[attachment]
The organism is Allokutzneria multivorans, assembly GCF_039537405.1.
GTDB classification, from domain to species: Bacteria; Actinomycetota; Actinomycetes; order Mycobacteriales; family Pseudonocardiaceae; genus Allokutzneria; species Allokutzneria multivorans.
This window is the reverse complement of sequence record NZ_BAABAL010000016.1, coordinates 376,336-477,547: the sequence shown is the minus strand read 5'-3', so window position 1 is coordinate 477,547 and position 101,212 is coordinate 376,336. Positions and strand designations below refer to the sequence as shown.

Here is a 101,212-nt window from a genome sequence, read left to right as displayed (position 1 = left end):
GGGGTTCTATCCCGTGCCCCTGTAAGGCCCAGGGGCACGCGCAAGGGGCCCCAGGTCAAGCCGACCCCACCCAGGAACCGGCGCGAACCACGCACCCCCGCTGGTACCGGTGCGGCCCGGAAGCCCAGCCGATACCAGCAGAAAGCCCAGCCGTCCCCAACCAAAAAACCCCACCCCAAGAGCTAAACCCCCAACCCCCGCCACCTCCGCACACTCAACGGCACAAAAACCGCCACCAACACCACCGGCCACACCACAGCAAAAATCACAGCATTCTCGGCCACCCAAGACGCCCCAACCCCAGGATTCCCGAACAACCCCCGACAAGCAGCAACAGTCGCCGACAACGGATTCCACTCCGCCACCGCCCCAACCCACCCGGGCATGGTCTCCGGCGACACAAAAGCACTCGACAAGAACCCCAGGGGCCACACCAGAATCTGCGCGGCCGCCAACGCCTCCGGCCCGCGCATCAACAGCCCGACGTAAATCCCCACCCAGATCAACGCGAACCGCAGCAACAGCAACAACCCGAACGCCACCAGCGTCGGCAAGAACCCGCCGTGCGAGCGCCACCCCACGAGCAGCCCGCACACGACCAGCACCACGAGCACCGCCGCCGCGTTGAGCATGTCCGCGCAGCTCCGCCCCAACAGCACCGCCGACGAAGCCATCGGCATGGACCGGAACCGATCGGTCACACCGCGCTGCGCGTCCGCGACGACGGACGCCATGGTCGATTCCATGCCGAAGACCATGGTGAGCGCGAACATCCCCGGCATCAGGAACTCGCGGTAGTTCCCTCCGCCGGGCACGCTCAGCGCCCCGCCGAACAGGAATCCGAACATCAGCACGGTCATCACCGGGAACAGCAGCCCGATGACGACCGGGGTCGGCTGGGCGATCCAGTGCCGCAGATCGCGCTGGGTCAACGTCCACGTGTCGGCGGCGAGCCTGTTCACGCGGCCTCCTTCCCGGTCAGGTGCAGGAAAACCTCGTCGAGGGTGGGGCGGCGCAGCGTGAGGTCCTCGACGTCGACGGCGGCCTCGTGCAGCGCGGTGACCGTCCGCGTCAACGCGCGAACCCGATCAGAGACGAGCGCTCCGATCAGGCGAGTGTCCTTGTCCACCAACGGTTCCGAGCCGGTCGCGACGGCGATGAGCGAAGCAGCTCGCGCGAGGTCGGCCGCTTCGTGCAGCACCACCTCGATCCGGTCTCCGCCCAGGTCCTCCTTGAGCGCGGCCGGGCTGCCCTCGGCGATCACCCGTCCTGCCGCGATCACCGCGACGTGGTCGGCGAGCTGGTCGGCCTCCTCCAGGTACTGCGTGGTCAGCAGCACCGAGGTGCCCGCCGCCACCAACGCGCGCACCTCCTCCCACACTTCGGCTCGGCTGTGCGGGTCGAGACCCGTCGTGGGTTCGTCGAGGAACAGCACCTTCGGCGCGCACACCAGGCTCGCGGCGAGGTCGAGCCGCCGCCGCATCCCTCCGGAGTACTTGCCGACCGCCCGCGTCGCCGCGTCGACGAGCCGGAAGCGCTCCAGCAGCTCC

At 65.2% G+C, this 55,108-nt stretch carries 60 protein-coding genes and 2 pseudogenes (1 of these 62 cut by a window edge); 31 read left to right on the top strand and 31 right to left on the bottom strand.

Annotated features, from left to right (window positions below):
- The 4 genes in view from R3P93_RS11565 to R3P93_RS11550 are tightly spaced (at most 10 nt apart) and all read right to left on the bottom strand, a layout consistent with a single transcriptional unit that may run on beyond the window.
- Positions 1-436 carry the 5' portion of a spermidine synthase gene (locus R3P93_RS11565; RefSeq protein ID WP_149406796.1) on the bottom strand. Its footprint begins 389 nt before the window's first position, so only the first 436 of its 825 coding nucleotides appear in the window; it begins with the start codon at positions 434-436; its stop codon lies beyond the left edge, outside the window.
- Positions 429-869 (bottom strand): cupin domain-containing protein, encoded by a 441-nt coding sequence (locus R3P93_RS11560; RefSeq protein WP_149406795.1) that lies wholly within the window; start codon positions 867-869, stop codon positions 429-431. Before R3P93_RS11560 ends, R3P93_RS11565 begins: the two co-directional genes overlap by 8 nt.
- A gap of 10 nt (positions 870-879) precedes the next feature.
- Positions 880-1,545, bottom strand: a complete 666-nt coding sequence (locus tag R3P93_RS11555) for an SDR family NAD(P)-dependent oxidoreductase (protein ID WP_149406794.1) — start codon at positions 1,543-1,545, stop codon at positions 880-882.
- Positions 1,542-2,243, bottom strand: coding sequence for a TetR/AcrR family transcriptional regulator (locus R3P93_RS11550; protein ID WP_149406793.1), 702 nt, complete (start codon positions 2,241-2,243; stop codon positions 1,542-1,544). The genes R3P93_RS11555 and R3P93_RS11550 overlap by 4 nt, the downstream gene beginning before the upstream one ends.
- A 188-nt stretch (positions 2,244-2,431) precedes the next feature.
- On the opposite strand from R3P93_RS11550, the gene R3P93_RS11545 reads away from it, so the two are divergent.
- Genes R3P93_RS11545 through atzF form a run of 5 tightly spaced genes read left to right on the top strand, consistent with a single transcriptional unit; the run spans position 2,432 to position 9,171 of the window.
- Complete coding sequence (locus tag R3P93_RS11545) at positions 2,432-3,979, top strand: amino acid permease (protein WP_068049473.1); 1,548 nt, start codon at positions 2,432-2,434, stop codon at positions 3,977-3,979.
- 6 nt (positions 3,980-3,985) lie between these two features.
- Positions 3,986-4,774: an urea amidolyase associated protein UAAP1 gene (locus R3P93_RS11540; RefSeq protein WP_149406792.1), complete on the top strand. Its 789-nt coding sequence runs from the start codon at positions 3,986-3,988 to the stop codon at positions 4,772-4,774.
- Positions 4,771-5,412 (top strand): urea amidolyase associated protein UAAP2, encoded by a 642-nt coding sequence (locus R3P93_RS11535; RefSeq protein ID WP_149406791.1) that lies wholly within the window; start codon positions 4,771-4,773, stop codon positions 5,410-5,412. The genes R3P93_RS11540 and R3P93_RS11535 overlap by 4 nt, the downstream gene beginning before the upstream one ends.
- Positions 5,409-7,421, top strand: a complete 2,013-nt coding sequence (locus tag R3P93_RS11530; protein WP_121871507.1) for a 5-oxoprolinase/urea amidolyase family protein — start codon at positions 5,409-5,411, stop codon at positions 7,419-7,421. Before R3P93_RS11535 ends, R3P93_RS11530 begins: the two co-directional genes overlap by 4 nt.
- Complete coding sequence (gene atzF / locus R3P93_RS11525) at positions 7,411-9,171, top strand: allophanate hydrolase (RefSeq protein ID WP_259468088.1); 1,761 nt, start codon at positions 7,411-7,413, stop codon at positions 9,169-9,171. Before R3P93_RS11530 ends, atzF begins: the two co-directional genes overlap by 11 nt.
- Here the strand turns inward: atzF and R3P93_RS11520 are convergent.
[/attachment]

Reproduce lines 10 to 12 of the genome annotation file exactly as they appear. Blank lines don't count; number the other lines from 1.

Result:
- Positions 429-869 (bottom strand): cupin domain-containing protein, encoded by a 441-nt coding sequence (locus R3P93_RS11560; RefSeq protein WP_149406795.1) that lies wholly within the window; start codon positions 867-869, stop codon positions 429-431. Before R3P93_RS11560 ends, R3P93_RS11565 begins: the two co-directional genes overlap by 8 nt.
- A gap of 10 nt (positions 870-879) precedes the next feature.
- Positions 880-1,545, bottom strand: a complete 666-nt coding sequence (locus tag R3P93_RS11555) for an SDR family NAD(P)-dependent oxidoreductase (protein ID WP_149406794.1) — start codon at positions 1,543-1,545, stop codon at positions 880-882.